Home Technology and LEED: A Guide

Home Technology and
LEED: A Guide.

 In light of increased consumer demand for green building certifications for homes, design and build professionals and electronic systems integrators (ESIs) have an unprecedented opportunity to support their clients' goals for sustainable living.

The U.S. Green Building Council's LEED (Leadership in Energy and Environmental Design) certification is among the most widely recognized standards for green building, and the LEED for Homes Rating System offers a detailed breakdown of essential practices for reducing a home's environmental impact. Partnering with an ESC early in the planning process offers numerous opportunities to contribute to a project's total points in the LEED Rating System while providing a more sustainable lifestyle for the homeowner.

Below are just a few ways in which home technology can support project goals in specific categories of the LEED for Homes Rating System.

Innovation & Design Process (ID)

Audio-video systems
Strategies for reducing the impact of audio-visual systems include selecting energy-efficient components, incorporating devices for control of parasitic power, and programming systems to shut off components when not in use.

Monitoring Systems
Monitoring systems integrated with HVAC systems as well as perimeter, motion and smoke/heat sensors can detect leaks, helping to save money, reduce consumption and protect property. In addition, monitoring systems can provide instantaneous, actionable feedback on both system performance and resource consumption. Reports and recommendations based on this feedback allow for ongoing system optimization.

Water Efficiency (WE)

Irrigation, Pool & Spa Control

Smart sensing and control can decrease water and energy use, reducing costs and increasing the life of components due to more efficient tasking.

Energy & Atmosphere (EA)

ESCs can develop a control system that has the potential to influence overall energy performance, thereby contributing to a project's total points. Home Automation and control can influence the performance of HVAC equipment, water heating equipment, appliances and other systems.

Lighting Control
Lighting control applications such as dimming capabilities and remote access and control help occupants reduce their usage of lighting systems. Additionally, when integrated with occupancy sensors and solar irradiation sensors, lighting can be automated to reduce energy consumption and cost while increasing the life expectancy of bulbs.

HVAC Integration
ESCs can offer services such as programmable thermostats, remote access and control of HVAC systems, time-based temperature parameter settings and occupancy sensing to help manage utility consumption and extend the life of components. Systems can also be designed to capture and re-use heat generated by components through the use of energy recovery ventilators (ERVs).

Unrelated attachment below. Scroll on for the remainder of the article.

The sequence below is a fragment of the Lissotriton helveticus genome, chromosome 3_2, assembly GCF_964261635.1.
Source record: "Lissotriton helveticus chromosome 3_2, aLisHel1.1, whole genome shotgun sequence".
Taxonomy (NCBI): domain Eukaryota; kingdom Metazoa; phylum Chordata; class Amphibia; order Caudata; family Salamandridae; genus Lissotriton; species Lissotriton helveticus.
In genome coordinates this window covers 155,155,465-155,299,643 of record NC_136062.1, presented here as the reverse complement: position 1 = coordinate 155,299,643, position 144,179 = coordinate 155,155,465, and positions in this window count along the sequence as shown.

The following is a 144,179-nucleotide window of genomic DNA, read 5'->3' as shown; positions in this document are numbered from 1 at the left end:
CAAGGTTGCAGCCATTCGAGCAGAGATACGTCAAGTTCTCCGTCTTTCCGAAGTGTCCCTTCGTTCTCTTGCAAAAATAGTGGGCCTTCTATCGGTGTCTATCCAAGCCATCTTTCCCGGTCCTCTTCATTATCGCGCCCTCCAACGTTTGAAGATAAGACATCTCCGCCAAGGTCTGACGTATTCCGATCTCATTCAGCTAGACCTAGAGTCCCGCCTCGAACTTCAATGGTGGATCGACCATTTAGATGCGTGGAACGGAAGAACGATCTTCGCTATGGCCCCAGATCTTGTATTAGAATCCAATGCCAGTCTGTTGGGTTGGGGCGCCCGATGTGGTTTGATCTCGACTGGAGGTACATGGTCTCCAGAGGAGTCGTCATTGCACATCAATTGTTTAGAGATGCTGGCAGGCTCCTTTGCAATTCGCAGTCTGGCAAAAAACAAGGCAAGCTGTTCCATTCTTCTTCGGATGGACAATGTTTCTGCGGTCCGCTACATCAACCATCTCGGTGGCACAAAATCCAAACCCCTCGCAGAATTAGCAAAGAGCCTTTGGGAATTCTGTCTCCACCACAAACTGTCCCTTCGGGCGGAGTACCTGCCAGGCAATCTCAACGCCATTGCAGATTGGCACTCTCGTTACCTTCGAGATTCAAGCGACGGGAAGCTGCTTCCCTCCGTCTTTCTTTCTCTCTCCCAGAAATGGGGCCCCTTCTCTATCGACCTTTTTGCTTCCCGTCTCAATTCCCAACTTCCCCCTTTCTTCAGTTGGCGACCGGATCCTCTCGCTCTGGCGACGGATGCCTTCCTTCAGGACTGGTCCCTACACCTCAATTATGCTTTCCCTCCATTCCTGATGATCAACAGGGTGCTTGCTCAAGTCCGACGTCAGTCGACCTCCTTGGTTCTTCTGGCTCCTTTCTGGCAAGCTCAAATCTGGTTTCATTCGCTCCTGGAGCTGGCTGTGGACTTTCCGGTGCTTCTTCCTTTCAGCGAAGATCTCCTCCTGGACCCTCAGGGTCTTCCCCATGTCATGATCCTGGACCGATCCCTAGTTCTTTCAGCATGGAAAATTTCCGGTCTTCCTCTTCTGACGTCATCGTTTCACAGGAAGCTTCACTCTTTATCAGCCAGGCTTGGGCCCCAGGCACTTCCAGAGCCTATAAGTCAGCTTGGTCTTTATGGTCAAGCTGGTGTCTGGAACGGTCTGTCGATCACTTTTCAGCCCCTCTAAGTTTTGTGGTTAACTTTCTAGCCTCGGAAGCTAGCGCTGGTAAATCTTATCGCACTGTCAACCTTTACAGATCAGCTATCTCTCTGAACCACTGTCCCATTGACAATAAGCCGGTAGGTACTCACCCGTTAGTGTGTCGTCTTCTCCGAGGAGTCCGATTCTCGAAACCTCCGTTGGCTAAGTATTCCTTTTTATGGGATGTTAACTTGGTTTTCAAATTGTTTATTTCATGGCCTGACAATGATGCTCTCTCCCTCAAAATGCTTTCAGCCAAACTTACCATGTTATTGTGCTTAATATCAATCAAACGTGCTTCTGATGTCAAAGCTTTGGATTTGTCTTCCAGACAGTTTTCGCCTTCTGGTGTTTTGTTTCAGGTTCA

Motorized Window Treatments
When integrated with lighting control, HVAC systems and solar irradiation sensors, window treatments can be automated to offer daylight harvesting and heat mitigation functions, reducing the need for artificial lighting and heating.

Renewable Energies (Solar, Wind, Etc.)
ESCs can offer installation or integration services for renewable energy technologies, including solar photovoltaic, wind turbines and fuel/power cells.

Materials & Resources

Choosing & Procuring Products
ESCs can help guide homeowners toward products with reduced environmental impact by considering such factors as:

  • Compliance with the Restriction of Hazardous Substances (RoHS) Directive and the Waste Electrical & Electronic Equipment (WEEE) Directive
  • Local sourcing to decrease delivery distance
  • Energy Star and other certifications
  • Low- or no-VOC and non-toxic components

Project Execution Practices
ESCs can contribute to sustainability through efficiency- minded jobsite practices such as reusing existing infrastructure where possible and recycling packing materials and used components.

Awareness & Education (AE)

Educating the homeowner, tenant and/or building manager on control systems is required for LEED certification, along with training on all the other systems and equipment in the home. By participating in delivering training or developing training materials, ESCs can contribute to this segment of the rating system while ensuring the occupant knows how to get the most out of the energy-saving components of their home.

Indoor Environmental Quality (EQ)

Indoor air quality sensors and monitoring devices can be integrated to provide feedback on indoor air quality.

Adapted from The ESC Guide to LEED for Homes, a white paper produced by CEDIA. The full document is available through the CEDIA Marketplace at www.cedia.net/marketplace.

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